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Logo of mjafiGuide for AuthorsAbout this journalExplore this journalMedical Journal, Armed Forces India
 
Med J Armed Forces India. 2016 April; 72(2): 195–196.
Published online 2016 April 16. doi:  10.1016/j.mjafi.2016.02.011
PMCID: PMC4878917

Evaluation of management of hypoglycemia in in-patients

Dear Editor,

I read with extreme interest the original article titled “Study of a structured action pathway and persistent monitoring tool among nurses to achieve cent percent management of hypoglycaemia in in-patients: A measure of quality of healthcare” by Mishra et al. published in Med J Armed Forces India 2016;72:27–32.1

The authors have studied an important aspect of in-patient care and intervened to improve the management of in-patient hypoglycemia by a systematic introduction of a protocol to enable the para-medical staff to act in the golden period to minimize morbidity and mortality associated with this dreaded complication of hyperglycemia management. This practical application can be implemented in all hospital settings for improving quality of care.1

However, the study has many weaknesses, which I would like to highlight:

Data were extracted from hospital records, patient case records, and hospital Quality Flash matrix (QF) in terms of total number of cases receiving insulin and total number of episodes of hypoglycemia documented and reported. Patients on oral hypoglycemic alone were left out, although they form a large subset of in-patients with hypoglycemia.

The data on hypoglycemia have been derived from hospital records retrospectively after a period of time and not in real-time.

The source of data on “actual episodes of hypoglycemia” recorded on QF has not been clarified and it is not clear as to how are these different from “nurse documented hypoglycemia”.

References on incidence of hypoglycemia episodes on insulin therapy and its management are old and are from the times when human insulins, NPH, and lente insulins were used.2 These insulin preparations had a greater propensity to cause hypoglycemia. Newer basal analogs have relatively flat time-action profile and ultra-short acting analogs, which are used as prandial insulins, have far lesser incidence of hypoglycemia.

Indications for using IV dextrose or inj. glucagon and choosing one over the other have not been clearly defined.

The authors have used the term “Adolescent Diabetes” in exclusion criteria, which is not a standard terminology in classification of DM. Instead, they should have justified exclusion by age criteria or Type 1 DM. Justification for excluding women with gestational diabetes who form an important subset of diabetic population who are primarily on insulin therapy has not been adequately provided.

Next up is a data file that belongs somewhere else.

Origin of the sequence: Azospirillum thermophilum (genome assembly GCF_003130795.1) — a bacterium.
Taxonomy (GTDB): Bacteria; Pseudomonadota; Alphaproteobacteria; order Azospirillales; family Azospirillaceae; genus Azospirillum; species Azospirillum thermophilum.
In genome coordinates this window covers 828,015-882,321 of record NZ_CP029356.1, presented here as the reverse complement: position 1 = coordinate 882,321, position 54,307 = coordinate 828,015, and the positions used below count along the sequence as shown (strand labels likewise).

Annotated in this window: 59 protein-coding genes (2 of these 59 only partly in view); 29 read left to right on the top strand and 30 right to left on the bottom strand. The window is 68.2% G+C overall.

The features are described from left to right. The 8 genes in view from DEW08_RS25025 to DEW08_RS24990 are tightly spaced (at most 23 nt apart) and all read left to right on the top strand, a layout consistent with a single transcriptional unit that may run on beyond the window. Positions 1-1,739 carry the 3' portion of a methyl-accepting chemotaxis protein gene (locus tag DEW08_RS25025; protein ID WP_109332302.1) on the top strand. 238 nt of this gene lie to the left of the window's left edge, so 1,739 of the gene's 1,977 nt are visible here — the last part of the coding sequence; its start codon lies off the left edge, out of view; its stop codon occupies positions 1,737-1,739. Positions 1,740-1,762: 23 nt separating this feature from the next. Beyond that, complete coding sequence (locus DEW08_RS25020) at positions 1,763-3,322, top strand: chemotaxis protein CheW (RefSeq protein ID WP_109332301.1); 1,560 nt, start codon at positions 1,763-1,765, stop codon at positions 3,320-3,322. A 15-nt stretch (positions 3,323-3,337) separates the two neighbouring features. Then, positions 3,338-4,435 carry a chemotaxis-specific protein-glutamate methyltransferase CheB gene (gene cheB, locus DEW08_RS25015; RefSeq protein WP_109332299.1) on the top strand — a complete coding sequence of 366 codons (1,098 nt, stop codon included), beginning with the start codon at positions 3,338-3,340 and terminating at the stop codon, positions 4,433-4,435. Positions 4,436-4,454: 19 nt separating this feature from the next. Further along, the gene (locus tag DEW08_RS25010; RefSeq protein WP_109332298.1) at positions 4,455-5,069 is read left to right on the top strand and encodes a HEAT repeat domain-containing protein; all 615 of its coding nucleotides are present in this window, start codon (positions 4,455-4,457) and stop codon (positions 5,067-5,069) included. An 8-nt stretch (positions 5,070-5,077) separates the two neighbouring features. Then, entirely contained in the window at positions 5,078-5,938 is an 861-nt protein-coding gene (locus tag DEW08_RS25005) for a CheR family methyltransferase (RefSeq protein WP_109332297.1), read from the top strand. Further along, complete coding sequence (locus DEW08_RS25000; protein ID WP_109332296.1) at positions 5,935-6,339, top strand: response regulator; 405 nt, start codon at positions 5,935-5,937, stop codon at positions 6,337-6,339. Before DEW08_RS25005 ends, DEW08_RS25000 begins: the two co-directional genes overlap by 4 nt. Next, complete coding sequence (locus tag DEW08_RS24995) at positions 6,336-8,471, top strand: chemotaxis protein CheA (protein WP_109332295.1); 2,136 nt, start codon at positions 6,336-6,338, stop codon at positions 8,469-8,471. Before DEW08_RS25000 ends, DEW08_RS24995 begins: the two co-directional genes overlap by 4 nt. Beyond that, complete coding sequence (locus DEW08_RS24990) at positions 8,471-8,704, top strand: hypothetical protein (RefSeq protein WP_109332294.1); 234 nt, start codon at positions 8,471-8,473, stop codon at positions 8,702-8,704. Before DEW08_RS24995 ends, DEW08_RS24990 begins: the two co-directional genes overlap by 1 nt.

References

1. Mishra S., Chauhan A., Jha S. Study of a structured action pathway and persistent monitoring tool among nurses to achieve cent percent management of hypoglycaemia in in-patients: a measure of quality of healthcare. Med J Armed Forces India. 2016;72:27–32. [PubMed]
2. Frier B.M., Fisher M., editors. Hypoglycaemia in Clinical Diabetes. John Wiley; Chichester, West Sussex, England: 1999. p. 42.

Reply

Dear Editor,

It is gratifying to see the reader's interest in the original article. Certain aspects of the study need to be put in perspective to understand the context of the study.

  • (i) The study was done to evaluate the efficacy of nurse-directed hypoglycemia protocol which has been developed in house. Hypoglycemia is seen more in patients who are in acute care settings and on injectable insulin. It is also known that this leads to increased incidence of morbidity and raises the related healthcare costs. The study focused on this subset of in-patients. While oral hypoglycemics do cause hypoglycemia, they are not the drug of choice in patients in acute care settings hence we did not include these patients in the study.
  • (ii) This was a prospective study where in data collection was done each day after a 24-h cycle was logged into the quality flash matrix. Inputs derived from this data helped the nurse educators to identify weaknesses/insufficiencies in current training modules and thus modify their teaching strategies in real time. It is this continuous process which brought about the success that is highlighted in this study.
  • (iii) “Actual episodes of hypoglycemia” were the laboratory reports of hypoglycemia logged into QF matrix while “nurse documented hypoglycemia” were the instances the nurse recognized this as hypoglycemia and logged it into the same matrix.
  • (iv) Reader's contention about newer basal analogs on insulin is well appreciated. However, it needs to be realized that hypoglycemia is not solely due to type of insulin used but attributable to many other factors, some of which have been recorded in our study too. The point to be noted is that the study focus was not on causes and management of hypoglycemia per se. It focused on improving the response of nurses to episodes of hypoglycemia.
  • (v) It is clarified that the first step in management of hypoglycemia was infusion of IV dextrose. If no improvement was noted injection glucagon was administered either by SC or IM route.
  • (vi) The honorable reader is correct in his contention about the terminology. It is the insulin dependent diabetes mellitus in patients under 18 year who were excluded from the study. As per hospital policy, the cases of gestational diabetes are to be managed exclusively by the physician. Hence nurse directed HTP was not applied on these patients.

Articles from Medical Journal, Armed Forces India are provided here courtesy of Elsevier